to explore the mechanisms by which CD4 Tcells result in
immunopathogenesis during EV71 infection.
In conclusion, the results of the current study demonstrated
the genomic variation, and the different clinical, histological
CD4 Tcell responses as a result of infection with the two
EV71 strains. The results of the present study suggest that
genomic and immunological factors may mediate the tissue
damage caused by highly pathogenic EV71 infection. Thus,
by characterizing highly and weakly pathogenic EV71 strains,
the results of the present study have important implications
regarding the treatment and prevention of EV71.
Acknowledgements
The present study was suppor ted by the National
Science and Technology Major Special Project (grant
no.2014ZX09509001001008); the Shandong Provincial
Natural Science Foundation (grant no.ZR2013HQ039); the
Institute of Basic Medicine grant (grant no.20142); Shandong
Academy of Medical Sciences grant (grant no.201411);
the Department of Health and Familyplan Bureau (grant
no.2014WS0068); and Shandong Provincial College of Tradi
tional Chinese Medicine Antiviral Collaborative Innovation
Center (grant no.XTCX2014).
References
1. Schmidt NJ, Lennette EH and Ho HH: An apparently new
enterovirus isolated from patients with disease of the central
nervous system. J Infect Dis129: 304309, 1974.

YUE et al: GENOMIC FACTORS OF HIGHLY PATHOGENIC EV71 INFECTION

2. Alexander JP Jr, Baden L, Pallansch MA and AndersonLJ:


Enterovirus 71 infections and neurologic diseaseUnited States,
19771991. J Infect Dis169: 905908, 1994.
3. Gilbert GL, Dickson KE, Waters MJ, Kennett ML, LandSA and
SneddonM: Outbreak of enterovirus 71 infection in Victoria,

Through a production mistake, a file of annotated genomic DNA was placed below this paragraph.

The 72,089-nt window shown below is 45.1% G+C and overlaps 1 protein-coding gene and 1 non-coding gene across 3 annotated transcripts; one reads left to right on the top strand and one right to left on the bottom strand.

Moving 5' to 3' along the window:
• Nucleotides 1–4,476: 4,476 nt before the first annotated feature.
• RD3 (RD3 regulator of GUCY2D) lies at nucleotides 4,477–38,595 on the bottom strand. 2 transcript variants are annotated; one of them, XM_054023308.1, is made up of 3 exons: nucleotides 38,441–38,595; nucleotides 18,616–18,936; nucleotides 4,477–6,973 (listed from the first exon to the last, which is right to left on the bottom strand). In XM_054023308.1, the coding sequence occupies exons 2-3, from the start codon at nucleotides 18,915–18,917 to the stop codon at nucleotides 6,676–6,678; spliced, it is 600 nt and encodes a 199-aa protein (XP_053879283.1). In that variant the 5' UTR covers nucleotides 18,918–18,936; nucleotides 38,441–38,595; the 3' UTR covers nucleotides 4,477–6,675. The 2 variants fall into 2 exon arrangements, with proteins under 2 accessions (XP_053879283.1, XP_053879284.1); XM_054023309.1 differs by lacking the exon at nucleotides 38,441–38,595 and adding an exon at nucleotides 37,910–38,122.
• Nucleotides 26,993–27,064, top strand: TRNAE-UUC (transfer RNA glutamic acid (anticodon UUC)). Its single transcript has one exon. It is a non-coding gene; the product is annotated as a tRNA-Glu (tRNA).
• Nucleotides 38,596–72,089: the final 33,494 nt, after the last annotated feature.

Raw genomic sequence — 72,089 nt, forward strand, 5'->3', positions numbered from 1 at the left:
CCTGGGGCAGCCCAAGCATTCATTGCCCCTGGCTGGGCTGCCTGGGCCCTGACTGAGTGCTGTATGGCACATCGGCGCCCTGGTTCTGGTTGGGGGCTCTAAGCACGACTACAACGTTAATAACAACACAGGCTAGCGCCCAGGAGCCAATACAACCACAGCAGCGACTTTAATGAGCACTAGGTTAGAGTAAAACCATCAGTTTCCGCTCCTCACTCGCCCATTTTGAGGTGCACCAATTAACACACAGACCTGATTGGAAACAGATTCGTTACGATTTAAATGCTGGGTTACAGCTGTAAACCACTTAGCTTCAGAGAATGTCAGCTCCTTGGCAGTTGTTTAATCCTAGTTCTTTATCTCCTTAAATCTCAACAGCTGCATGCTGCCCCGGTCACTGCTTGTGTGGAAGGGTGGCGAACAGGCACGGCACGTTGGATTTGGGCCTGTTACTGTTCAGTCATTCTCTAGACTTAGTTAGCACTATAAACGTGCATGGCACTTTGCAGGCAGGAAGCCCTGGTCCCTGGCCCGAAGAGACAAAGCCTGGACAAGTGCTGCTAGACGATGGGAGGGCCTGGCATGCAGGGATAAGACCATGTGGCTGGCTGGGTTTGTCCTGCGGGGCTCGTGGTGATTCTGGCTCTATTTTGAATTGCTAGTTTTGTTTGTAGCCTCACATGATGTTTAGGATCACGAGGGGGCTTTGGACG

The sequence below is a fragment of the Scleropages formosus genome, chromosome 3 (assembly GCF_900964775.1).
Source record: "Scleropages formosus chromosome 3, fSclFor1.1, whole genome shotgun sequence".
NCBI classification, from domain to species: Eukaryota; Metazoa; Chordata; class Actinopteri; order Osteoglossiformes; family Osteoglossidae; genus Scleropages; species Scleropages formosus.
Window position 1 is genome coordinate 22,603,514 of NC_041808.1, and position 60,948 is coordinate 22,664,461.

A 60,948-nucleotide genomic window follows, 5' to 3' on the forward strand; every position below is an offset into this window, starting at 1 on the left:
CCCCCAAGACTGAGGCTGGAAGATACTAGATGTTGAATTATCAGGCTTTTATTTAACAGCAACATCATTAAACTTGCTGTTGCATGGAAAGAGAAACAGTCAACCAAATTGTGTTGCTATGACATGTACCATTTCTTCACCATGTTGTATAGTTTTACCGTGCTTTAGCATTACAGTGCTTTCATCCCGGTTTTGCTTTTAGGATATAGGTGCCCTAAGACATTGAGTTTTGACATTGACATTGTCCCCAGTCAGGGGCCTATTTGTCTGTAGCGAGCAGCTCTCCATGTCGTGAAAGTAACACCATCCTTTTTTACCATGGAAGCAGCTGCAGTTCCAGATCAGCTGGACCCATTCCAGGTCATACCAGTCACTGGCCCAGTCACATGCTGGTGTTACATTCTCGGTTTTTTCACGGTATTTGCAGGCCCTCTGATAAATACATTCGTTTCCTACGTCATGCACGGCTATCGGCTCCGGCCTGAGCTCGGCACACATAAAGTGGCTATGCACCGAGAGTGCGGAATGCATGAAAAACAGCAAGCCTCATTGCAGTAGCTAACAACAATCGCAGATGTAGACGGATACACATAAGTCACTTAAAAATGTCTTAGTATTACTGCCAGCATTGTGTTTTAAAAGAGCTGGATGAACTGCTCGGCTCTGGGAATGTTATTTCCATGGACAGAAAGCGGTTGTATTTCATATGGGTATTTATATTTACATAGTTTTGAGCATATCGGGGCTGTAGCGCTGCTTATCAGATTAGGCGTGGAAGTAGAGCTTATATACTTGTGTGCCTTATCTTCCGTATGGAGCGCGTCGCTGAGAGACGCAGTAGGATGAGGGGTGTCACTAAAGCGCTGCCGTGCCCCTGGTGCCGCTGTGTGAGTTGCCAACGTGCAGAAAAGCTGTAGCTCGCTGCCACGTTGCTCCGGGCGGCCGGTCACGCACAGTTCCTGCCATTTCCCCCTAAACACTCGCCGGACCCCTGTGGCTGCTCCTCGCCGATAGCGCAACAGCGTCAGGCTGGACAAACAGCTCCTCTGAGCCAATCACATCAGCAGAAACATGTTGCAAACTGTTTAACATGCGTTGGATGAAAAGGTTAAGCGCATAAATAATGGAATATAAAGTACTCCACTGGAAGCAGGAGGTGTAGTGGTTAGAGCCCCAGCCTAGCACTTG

Australia, with a high incidence of neurologic involvement.
Pediatr Infect Dis J7: 484488, 1988.
4. Mizuta K, Aoki Y, Suto A, Ootani K, Katsushima N, ItagakiT,
OhmiA, Okamoto M, Nishimura H, Matsuzaki Y,etal:
Crossantigenicity among EV71 strains from different geno
groups isolated in Yamagata, Japan, between 1990 and 2007.
Vaccine27: 31533158, 2009.
5. Iwai M, Masaki A, Hasegawa S, Obara M, HorimotoE,
NakamuraK, Tanaka Y, Endo K, Tanaka K, Ueda J,etal: Genetic
changes of coxsackievirus A16 and enterovirus 71 isolated from
hand, foot, and mouth disease patients in Toyama, Japan between
1981 and 2007. Jpn J Infect Dis62: 254259, 2009.
6. da Silva EE, Winkler MT and Pallansch MA: Role of
enterovirus71 in acute flaccid paralysis after the eradication of
poliovirus in Brazil. Emerg Infect Dis2: 231233, 1991.
7. Chan LG, Parashar UD, Lye MS, Ong FG, Zaki SR, AlexanderJP,
HoKK, Han LL, Pallansch MA, Suleiman AB,etal; For the
Outbreak Study Group: Deaths of children during an outbreak of
hand, foot, and mouth disease in sarawak, malaysia: Clinical and
pathological characteristics of the disease. Clin Infect Dis31:
67883, 2000.
8. Chatproedprai S, Theanboonlers A, Korkong S, ThongmeeC,
WananukulS and Poovorawan Y: Clinical and molecular
characterization of handfootandmouth disease in Thailand,
20082009. Jpn J Infect Dis63: 229233, 2010.
9. Shah VA, Chong CY, Chan KP, Ng W and Ling AE: Clinical
characteristics of an outbreak of hand, foot and mouth disease in
Singapore. Ann Acad Med Singapore32: 381387, 2003.
10. Liu CC, Tseng HW, Wang SM, Wang JR and Su IJ: An outbreak
of enterovirus 71 infection in Taiwan, 1998: Epidemiologic and